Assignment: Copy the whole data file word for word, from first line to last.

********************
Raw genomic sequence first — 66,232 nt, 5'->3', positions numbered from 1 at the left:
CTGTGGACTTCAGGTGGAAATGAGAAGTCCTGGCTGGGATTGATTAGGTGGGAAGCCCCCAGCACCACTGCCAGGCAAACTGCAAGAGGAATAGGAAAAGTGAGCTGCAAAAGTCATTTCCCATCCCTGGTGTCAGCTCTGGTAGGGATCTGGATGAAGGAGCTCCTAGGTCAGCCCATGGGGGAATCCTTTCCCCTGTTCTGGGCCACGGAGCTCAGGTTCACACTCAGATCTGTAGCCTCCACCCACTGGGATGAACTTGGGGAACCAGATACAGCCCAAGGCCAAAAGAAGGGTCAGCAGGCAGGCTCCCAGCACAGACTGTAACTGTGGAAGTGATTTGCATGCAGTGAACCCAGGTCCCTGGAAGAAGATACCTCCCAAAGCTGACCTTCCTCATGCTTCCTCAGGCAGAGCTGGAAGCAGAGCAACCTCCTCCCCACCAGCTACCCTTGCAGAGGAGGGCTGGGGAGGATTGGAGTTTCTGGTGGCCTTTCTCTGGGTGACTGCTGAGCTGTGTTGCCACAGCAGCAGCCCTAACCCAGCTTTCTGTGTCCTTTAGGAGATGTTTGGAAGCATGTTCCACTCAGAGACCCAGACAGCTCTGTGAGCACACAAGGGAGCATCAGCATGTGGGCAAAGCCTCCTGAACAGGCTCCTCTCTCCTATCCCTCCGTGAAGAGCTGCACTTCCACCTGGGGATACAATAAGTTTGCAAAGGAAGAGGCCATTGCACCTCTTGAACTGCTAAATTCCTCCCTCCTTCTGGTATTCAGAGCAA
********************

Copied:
Raw genomic sequence first — 66,232 nt, 5'->3', positions numbered from 1 at the left:
CTGTGGACTTCAGGTGGAAATGAGAAGTCCTGGCTGGGATTGATTAGGTGGGAAGCCCCCAGCACCACTGCCAGGCAAACTGCAAGAGGAATAGGAAAAGTGAGCTGCAAAAGTCATTTCCCATCCCTGGTGTCAGCTCTGGTAGGGATCTGGATGAAGGAGCTCCTAGGTCAGCCCATGGGGGAATCCTTTCCCCTGTTCTGGGCCACGGAGCTCAGGTTCACACTCAGATCTGTAGCCTCCACCCACTGGGATGAACTTGGGGAACCAGATACAGCCCAAGGCCAAAAGAAGGGTCAGCAGGCAGGCTCCCAGCACAGACTGTAACTGTGGAAGTGATTTGCATGCAGTGAACCCAGGTCCCTGGAAGAAGATACCTCCCAAAGCTGACCTTCCTCATGCTTCCTCAGGCAGAGCTGGAAGCAGAGCAACCTCCTCCCCACCAGCTACCCTTGCAGAGGAGGGCTGGGGAGGATTGGAGTTTCTGGTGGCCTTTCTCTGGGTGACTGCTGAGCTGTGTTGCCACAGCAGCAGCCCTAACCCAGCTTTCTGTGTCCTTTAGGAGATGTTTGGAAGCATGTTCCACTCAGAGACCCAGACAGCTCTGTGAGCACACAAGGGAGCATCAGCATGTGGGCAAAGCCTCCTGAACAGGCTCCTCTCTCCTATCCCTCCGTGAAGAGCTGCACTTCCACCTGGGGATACAATAAGTTTGCAAAGGAAGAGGCCATTGCACCTCTTGAACTGCTAAATTCCTCCCTCCTTCTGGTATTCAGAGCAA